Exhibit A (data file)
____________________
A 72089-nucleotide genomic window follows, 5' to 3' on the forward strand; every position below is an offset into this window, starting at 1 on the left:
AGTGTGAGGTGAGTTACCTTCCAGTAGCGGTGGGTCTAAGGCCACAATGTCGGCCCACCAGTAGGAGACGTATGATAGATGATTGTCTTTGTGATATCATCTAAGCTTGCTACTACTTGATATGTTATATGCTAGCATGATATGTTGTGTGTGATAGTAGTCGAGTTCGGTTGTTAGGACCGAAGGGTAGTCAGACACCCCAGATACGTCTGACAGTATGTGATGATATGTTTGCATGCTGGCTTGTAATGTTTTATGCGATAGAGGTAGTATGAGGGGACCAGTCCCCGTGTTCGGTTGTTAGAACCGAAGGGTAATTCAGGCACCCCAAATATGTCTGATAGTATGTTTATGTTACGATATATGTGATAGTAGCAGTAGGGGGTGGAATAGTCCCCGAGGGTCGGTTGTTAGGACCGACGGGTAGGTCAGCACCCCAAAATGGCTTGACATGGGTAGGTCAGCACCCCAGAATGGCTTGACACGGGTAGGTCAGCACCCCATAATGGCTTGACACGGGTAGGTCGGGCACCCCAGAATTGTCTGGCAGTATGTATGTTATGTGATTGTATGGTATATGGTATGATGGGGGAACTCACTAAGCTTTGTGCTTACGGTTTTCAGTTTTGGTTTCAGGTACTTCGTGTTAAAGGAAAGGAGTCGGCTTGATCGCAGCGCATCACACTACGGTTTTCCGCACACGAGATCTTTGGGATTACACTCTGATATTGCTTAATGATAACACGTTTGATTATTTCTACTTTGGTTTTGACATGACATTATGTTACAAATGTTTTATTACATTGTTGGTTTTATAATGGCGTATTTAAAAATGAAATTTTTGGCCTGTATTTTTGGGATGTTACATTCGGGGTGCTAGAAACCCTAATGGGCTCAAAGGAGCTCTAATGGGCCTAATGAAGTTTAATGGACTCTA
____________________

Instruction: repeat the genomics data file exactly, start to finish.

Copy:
A 72089-nucleotide genomic window follows, 5' to 3' on the forward strand; every position below is an offset into this window, starting at 1 on the left:
AGTGTGAGGTGAGTTACCTTCCAGTAGCGGTGGGTCTAAGGCCACAATGTCGGCCCACCAGTAGGAGACGTATGATAGATGATTGTCTTTGTGATATCATCTAAGCTTGCTACTACTTGATATGTTATATGCTAGCATGATATGTTGTGTGTGATAGTAGTCGAGTTCGGTTGTTAGGACCGAAGGGTAGTCAGACACCCCAGATACGTCTGACAGTATGTGATGATATGTTTGCATGCTGGCTTGTAATGTTTTATGCGATAGAGGTAGTATGAGGGGACCAGTCCCCGTGTTCGGTTGTTAGAACCGAAGGGTAATTCAGGCACCCCAAATATGTCTGATAGTATGTTTATGTTACGATATATGTGATAGTAGCAGTAGGGGGTGGAATAGTCCCCGAGGGTCGGTTGTTAGGACCGACGGGTAGGTCAGCACCCCAAAATGGCTTGACATGGGTAGGTCAGCACCCCAGAATGGCTTGACACGGGTAGGTCAGCACCCCATAATGGCTTGACACGGGTAGGTCGGGCACCCCAGAATTGTCTGGCAGTATGTATGTTATGTGATTGTATGGTATATGGTATGATGGGGGAACTCACTAAGCTTTGTGCTTACGGTTTTCAGTTTTGGTTTCAGGTACTTCGTGTTAAAGGAAAGGAGTCGGCTTGATCGCAGCGCATCACACTACGGTTTTCCGCACACGAGATCTTTGGGATTACACTCTGATATTGCTTAATGATAACACGTTTGATTATTTCTACTTTGGTTTTGACATGACATTATGTTACAAATGTTTTATTACATTGTTGGTTTTATAATGGCGTATTTAAAAATGAAATTTTTGGCCTGTATTTTTGGGATGTTACATTCGGGGTGCTAGAAACCCTAATGGGCTCAAAGGAGCTCTAATGGGCCTAATGAAGTTTAATGGACTCTA